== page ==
§ Major Beamish
asked the Secretary of State for Foreign Affairs if he will publish in the OFFICIAL REPORT the text of the Notes recently exchanged between the United Kingdom and the Soviet Union on the subject of the repatriation of German prisoners-of-war.
§ Mr. Mayhew
The text of the Notes is as follows:
Translation of Soviet Government's Note to His Majesty's Government, dated 24th January, 1949
The Ministry of Foreign Affairs of the U.S.S.R. presents its compliments to the Embassy of Great Britain and, in connection with their note of 3rd January, 1949, concerning the repatriation of German prisoners of war, has the honour to forward herewith a memorandum of the Soviet Government on this question.
In view of the facts set forth in the attached memorandum the Soviet Government does not see the necessity of entering into discussion of the question which was raised in the note of the Embassy of Great Britain dated 3rd January, 1949.
Moscow. 24th January, 1949.
To: The Embassy of Great Britain, Moscow.
The notes of the Governments of the United States of America, Great Britain and France of 3rd January, 1949, concerning the repatriation of German prisoners of war have been received by the Soviet Government. In these notes the state of affairs in connection with the repatriation of German prisoners of war is shown in distorted form. The true state of affairs is seen from what follows.
At the Moscow session of the Council of Foreign Ministers of the U.S.S.R., the United States of America, Great Britain and France in April, 1947, the proposal of the Soviet delegation about the repatriation of German prisoners of war, who were in the territory of the allied powers and in other territories, was considered. In this proposal, with which the delegations of the United States of America, Great Britain and France agreed, it 114W was stated that "the repatriation of German prisoners of war will be carried out in accordance with the plan which will be worked out by the Control Council."
It is known that such a plan was not worked out by the Control Council through the fault of the Governments of Great Britain, France and the United States of America, in so much as the Governments mentioned, in the persons of their representatives on the Control Council in Berlin, refused to include in the repatriation plan a considerable number of German prisoners of war under the pretext that these prisoners of war were being used by them in the capacity of hired workers.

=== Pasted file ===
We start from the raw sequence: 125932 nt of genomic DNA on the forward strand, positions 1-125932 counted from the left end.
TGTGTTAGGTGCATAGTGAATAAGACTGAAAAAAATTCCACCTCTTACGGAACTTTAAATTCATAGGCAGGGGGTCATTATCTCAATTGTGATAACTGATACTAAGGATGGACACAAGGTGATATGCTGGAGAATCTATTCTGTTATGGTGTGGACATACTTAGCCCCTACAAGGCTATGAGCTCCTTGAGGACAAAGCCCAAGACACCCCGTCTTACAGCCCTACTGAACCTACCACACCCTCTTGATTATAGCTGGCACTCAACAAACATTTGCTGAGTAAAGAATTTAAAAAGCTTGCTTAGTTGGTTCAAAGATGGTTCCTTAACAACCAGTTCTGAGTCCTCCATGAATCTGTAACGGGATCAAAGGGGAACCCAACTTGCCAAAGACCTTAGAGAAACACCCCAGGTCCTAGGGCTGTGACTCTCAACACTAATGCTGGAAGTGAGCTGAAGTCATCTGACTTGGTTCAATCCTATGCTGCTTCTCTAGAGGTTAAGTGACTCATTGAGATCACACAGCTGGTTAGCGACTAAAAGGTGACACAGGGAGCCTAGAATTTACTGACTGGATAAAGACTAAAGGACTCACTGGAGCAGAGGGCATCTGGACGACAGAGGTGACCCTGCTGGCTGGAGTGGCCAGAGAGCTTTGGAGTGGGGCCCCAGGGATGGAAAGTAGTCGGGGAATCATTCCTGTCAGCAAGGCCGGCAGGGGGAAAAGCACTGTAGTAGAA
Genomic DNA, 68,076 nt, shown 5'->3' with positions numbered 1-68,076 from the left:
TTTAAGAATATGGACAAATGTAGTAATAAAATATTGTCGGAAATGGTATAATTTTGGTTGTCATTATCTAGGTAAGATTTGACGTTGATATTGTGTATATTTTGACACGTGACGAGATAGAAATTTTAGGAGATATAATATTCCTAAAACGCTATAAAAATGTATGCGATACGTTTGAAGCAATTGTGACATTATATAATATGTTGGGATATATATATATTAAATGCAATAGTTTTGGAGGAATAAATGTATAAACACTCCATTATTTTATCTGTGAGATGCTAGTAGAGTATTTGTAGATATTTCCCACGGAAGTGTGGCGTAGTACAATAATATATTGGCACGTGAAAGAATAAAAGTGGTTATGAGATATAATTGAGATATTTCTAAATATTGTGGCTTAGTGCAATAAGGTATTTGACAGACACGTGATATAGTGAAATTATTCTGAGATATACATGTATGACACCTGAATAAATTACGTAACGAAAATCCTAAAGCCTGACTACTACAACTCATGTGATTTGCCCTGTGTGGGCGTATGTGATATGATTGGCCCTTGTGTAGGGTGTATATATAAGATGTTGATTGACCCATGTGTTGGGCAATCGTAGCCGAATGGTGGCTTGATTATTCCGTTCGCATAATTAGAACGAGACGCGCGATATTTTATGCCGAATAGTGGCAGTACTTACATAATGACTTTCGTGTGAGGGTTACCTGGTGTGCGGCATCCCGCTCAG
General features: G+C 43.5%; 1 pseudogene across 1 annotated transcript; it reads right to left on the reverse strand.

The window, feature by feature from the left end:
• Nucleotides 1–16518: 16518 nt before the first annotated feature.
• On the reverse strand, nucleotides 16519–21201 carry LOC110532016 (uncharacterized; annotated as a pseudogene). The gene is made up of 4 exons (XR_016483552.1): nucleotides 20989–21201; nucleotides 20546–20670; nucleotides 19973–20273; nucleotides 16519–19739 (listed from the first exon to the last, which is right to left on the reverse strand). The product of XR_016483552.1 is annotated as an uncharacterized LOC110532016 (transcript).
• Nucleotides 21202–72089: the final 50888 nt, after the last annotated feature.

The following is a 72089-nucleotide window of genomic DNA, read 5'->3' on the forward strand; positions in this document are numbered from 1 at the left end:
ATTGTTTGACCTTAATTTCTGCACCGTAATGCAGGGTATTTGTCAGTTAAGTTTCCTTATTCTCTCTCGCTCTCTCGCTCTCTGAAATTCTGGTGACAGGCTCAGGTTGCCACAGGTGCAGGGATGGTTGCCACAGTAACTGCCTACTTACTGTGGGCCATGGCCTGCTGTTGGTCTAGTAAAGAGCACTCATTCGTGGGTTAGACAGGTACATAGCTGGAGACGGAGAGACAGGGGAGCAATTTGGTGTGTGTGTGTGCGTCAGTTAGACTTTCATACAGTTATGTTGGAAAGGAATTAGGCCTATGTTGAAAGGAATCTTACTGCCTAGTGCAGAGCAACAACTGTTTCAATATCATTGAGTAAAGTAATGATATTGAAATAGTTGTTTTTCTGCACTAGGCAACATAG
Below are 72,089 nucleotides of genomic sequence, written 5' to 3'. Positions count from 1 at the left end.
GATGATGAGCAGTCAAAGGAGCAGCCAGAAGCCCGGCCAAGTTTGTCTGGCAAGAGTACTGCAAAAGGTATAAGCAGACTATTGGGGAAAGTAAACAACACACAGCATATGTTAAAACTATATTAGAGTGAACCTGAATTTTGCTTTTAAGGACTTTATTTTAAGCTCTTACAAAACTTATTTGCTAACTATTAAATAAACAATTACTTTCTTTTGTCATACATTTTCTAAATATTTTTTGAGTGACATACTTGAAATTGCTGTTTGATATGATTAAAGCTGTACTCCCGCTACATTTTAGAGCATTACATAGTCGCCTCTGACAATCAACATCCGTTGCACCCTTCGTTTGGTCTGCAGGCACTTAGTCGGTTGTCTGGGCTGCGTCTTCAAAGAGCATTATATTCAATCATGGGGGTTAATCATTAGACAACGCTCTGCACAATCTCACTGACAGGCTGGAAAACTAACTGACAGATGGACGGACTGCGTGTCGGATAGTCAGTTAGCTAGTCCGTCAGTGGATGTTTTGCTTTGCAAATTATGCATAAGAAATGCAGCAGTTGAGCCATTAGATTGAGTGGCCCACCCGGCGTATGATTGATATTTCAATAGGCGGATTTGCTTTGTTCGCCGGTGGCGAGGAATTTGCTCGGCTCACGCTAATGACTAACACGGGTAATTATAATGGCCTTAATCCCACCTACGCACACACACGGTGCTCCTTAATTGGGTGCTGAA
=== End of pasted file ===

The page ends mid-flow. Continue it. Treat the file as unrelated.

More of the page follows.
During the time when the question of drawing up a plan for repatriating German prisoners of war was being discussed in the Control Council, negotiations were being conducted and agreements were concluded between the Governments of the United States of America, Great Britain and France for leaving German prisoners of war in the territories controlled by them under the guise of hired workers. This is confirmed by a series of facts. Thus, for example, the French representative, General Dromar, stated at a session of the Military Directorate on 19th September, 1947.
"At the present time negotiations are being conducted between the American and French Governments about the recruitment of German working strength for France. The plan for repatriating German prisoners of war and, in particular, the speed of this repatriation depend on the negotiations which are at present taking place."
At a session of the Political Directorate of the Control Council on 29th October, 1947, the American representative, Chase, stated that "an agreement exists between the United States of America and Belgium which transfers to the disposal of the latter German prisoners of war captured by the American armies."
An agreement about handing over German prisoners of war for use under the guise of hired workers was likewise concluded between Great Britain and Belgium, and this is confirmed by the letter of the Belgian military mission in Berlin which was considered in the Political Directorate on 1st October, 1947.
The Western powers refused to inform the Control Council about the negotiations proceeding between them about leaving German prisoners of war [unrepatriated] in the capacity of hired workmen, and on 20th January, 1948, General Clay made a proposal wholly to remove from the agenda of the Control Council the question of working out a plan for repatriating German prisoners of war and this, indeed, was done. In this way the working out of a plan for repatriating German prisoners of war was brought to nothing by the powers indicated.
According to information in possession of the Soviet Government, a large number of German prisoners of war, as hired workers, is still retained in territories controlled by Great Britain, France and the United States of America.
It is apparent from the statement of Isaacs, Minister of Labour of Great Britain, which was 115W made in the House of Commons on 21st September, 1948, and from other statements of official persons of Great Britain that German prisoners of war, used by the War Ministry of Great Britain on works connected with the destruction of bombs, will be retained in England till the end of 1949.